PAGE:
Function as a service with name and version {faas.functionname}:{faas.functionversion}
Function as a service with name only {faas.functionname}
Function as a service with identifier {cloud.id}
SDK.name {call.sdk.name}

Endpoint mapping

Endpoints are automatically mapped based on the endpoint type.

For example, Instana automatically groups HTTP endpoints based on the path template if accessible.


In the above example, the preceding endpoints, which are being served by the same application code and hence have a shared performance profile, will be grouped and reported together like so:


This is done automatically and no user steps are required for known frameworks.

When the path template is not available, the endpoints are mapped to the first path segment or can be configured as desired

Here are few examples when the path template is not available:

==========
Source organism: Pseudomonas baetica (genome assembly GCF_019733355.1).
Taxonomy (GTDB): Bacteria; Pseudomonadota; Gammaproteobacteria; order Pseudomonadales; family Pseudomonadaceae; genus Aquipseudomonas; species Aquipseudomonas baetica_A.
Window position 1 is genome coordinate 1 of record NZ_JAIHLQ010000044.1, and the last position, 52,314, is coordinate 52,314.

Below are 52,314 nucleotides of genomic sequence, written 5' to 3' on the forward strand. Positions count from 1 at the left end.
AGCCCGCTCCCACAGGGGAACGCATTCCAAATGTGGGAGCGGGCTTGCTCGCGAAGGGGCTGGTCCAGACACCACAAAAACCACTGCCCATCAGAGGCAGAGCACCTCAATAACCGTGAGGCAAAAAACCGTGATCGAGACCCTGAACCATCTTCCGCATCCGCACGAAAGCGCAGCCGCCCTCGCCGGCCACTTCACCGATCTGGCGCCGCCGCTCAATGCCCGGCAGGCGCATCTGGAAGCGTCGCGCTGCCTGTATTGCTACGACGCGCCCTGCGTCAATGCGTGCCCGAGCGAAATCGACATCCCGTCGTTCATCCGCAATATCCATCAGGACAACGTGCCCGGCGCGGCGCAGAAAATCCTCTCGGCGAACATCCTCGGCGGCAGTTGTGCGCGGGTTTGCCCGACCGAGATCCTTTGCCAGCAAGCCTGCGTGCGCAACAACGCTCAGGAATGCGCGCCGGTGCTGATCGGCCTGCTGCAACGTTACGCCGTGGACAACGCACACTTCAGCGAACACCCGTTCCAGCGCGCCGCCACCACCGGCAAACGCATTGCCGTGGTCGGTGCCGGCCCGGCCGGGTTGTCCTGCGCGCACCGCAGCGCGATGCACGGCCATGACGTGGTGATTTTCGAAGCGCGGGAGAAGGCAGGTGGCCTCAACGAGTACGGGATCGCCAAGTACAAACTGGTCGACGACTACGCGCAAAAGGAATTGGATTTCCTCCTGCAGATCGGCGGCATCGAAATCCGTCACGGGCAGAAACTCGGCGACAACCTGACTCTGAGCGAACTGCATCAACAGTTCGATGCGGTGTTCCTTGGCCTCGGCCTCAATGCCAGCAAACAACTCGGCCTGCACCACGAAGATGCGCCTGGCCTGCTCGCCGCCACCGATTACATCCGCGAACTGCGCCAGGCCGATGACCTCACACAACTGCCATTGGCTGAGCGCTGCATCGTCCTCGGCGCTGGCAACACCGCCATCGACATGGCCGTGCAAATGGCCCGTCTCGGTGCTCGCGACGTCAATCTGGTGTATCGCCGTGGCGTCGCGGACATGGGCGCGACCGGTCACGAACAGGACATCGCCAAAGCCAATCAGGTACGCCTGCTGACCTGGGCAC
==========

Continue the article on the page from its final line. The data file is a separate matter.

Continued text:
• No path templates are used in the monitored service.
  • Tracer does not support path template.
  • Tracer does not have access to the path template information in some edge cases like authentication failure.
  • The destination service is not monitored and the exit span from the client doesn’t know the path templates.

If you are writing your own tracing code, see our Custom tracing best practices on how you can achieve the same results.

Customizing endpoint mapping

For each service, Instana allows to have one configuration which controls how the services endpoints are getting extracted. To access the configuration, navigate to a services dashboard, go to the endpoints tab and hit "Configure Endpoints".

Application Dependency Map Overview

Note that custom endpoint configurations are available for HTTP-based services only.

Custom endpoint rules

Instana comes with three default HTTP rules which are always part of the extraction chain:

  • Detected Framework: Extracts endpoints as specified in detected framework (if accessible).
  • /*: Extracts endpoints based on the first path parameter.
  • Unspecified: Calls that do not match a preceding rule are assigned to this endpoint.